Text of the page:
These days, we can’t know it all. There’s simply too much to internalise and it changes too quickly. Instead, we need to exploit technology to extend our knowledge beyond our own brains.

World, keyboard and mouse

Specifically, we need to connect to sources of information, and to form connections between them. In other words, we need to recognise meaningful patterns among distributed sets of information. This is the new process of “learning”.

In a sense, connectivism is about self-organising our personal learning networks. We don’t have all knowledge in our heads right now, nor do we necessarily want it. Most of it is hosted elsewhere, but through judicious networking we assume it as our own. In this way, we have access to it whenever we need it.

In fact, Siemens maintains that “the connections that enable us to learn more are more important than our current state of knowing”. I interpret this to mean that as time goes by, new knowledge becomes more relevant in the real world, while existing knowledge becomes obsolete. Therefore we need to maintain our connections to the new knowledge.

That’s why connectivism focuses on the sources of information, rather than on the information itself. Information comes and goes, but the source of the information will always provide you with the latest and greatest. (That’s the idea, anyway.)

Hence, connectivism represents a major shift in instructional design. Rather than continually feeding learners static information, we need to support their evolution in becoming their own personal knowledge managers.

The hornet’s nest

I didn’t realise that connectivism was so controversial, eg Pløn Verhagen, Downes.

I must admit that I struggled with some of the basic concepts when I first read Siemens’ paper, and I found the lack of practical examples frustrating. A part of me found solace when I realised that others with impressive academic credentials were also questioning various aspects of the theory.


However, I accept Siemens’ subsequent point that the discourse since his article was published has helped to create a context of understanding. As I have not participated in those discussions, I shall try to limit my own “unsubstantiated philosophising”.

Moving on

It seems to me that the academic argy bargy has focussed on the epistemology of connectivism.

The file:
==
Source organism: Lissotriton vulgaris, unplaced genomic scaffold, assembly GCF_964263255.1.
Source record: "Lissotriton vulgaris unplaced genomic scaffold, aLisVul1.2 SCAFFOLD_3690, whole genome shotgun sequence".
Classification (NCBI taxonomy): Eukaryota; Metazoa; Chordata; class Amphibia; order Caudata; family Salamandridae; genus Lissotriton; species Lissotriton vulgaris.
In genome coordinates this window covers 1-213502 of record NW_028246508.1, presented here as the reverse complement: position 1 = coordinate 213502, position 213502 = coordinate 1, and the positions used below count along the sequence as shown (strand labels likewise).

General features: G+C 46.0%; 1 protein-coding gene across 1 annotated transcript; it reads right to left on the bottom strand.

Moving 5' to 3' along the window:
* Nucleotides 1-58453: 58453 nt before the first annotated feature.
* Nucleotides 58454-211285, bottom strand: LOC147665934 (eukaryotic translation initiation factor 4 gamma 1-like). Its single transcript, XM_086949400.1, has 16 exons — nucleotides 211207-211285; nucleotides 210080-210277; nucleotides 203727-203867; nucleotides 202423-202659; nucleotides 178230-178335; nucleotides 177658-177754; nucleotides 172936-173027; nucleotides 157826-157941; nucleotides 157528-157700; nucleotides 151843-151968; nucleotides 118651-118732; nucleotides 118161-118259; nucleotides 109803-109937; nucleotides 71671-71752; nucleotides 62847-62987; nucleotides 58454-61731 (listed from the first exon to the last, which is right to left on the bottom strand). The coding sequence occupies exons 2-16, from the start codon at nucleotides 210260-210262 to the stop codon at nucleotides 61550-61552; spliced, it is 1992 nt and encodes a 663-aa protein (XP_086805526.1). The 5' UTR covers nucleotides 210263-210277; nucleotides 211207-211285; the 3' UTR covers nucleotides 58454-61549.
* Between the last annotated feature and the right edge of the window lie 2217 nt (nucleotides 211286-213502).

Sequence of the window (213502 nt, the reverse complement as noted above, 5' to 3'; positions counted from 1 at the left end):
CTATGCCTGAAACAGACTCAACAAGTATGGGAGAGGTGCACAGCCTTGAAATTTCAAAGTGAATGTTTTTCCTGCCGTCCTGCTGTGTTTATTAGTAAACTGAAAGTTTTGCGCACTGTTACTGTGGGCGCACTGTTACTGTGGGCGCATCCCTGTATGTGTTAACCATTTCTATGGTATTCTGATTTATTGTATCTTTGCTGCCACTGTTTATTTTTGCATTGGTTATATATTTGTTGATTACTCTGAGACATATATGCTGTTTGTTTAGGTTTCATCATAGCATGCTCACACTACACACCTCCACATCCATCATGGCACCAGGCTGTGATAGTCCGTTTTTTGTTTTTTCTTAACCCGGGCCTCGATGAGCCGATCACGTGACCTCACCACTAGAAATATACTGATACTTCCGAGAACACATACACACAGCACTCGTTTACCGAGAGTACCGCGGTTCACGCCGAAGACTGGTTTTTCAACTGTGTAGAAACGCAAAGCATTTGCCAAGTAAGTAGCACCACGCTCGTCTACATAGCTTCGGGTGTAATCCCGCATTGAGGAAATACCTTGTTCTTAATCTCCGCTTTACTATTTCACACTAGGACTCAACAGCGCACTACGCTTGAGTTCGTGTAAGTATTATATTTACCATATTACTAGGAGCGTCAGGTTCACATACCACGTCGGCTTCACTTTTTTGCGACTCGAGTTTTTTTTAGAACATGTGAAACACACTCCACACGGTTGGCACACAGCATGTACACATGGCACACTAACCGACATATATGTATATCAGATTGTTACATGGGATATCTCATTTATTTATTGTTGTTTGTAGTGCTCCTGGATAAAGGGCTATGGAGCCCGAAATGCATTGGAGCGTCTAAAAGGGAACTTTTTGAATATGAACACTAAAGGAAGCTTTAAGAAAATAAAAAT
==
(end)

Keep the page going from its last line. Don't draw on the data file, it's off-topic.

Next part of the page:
The constructivist approach to learning, for example, can still involve the same sources of information as the connectivist approach; so the argument isn’t about how or where the learner accesses information, but what they do with it in order to “learn”.

As far as I can gather, no one’s arguing about the pedagogy of connectivism.

It’s universally accepted that the practice of learning has changed in the modern world. To keep up to speed in the knowledge economy, we need to connect to sources of new information. These days we have many excellent tools to do just that, and the modern learner is using them.

Click Me!, courtesy of wagg66, stock.xchng.

So regardless of our theoretical biases, connectivism informs us that we need to supplement the learner’s “know-how” and “know-what” with “know-where”.


One of the ways we can apply connectivism in the corporate sector is by enriching our employees’ PLEs with relevant, high-quality sources of new information. Consider the following:

  • Create a social bookmarking account to share useful websites.
  • Recommend news feeds, podcasts, blogs and discussion forums.
  • Use Twitter and Facebook to foster social/professional networking.
  • Maintain wikis as JIT knowledge repositories.
  • Promote industry conferences and other external events.

But facilitating connections to good sources of new information is only part of the solution. The learners also need to form the connections between them to drive self-organisation.

Context setting is particularly important. Don’t just insert a simple hyperlink to an information set: explain its purpose. For example, “this website contains full-text copies of the legislation that governs the financial services industry”; “this wiki hosts our product information”; “this news feed informs you of our daily interest rates”.

Let the learners know that they don’t need to remember every clause of every act of law; nor do they need to learn the obscure details of every product the company sells; nor do they need to memorise the company’s interest rates, which are prone to change anyway.

However, they do need to know where to get this information when they need it.


Finally, connectivism demands some serious meta-learning skills.

Not only must learners identify and self-organise sources of information in the wider world, but they must also continually evaluate the contents. The digital age has set off an avalanche of information: learners need to distinguish between what’s important and what isn’t.

Falling 1's and 0's

To support the development of connectivist meta-learning skills, consider the following:

  • Encourage your learners to find further sources of information for themselves.
  • Encourage them to share these sources with their colleagues via Web 2.0, and to explain their relevance.
  • Run exercises or workshops to develop their content evaluation skills.
  • Provide case studies illustrating how new information has affected existing situations in the real world.

Our role, therefore, is not only to assist our colleagues in sourcing new information, but also in managing it effectively. Only then can they become self-directed, self-regulated and, ultimately, self-made in the knowledge economy.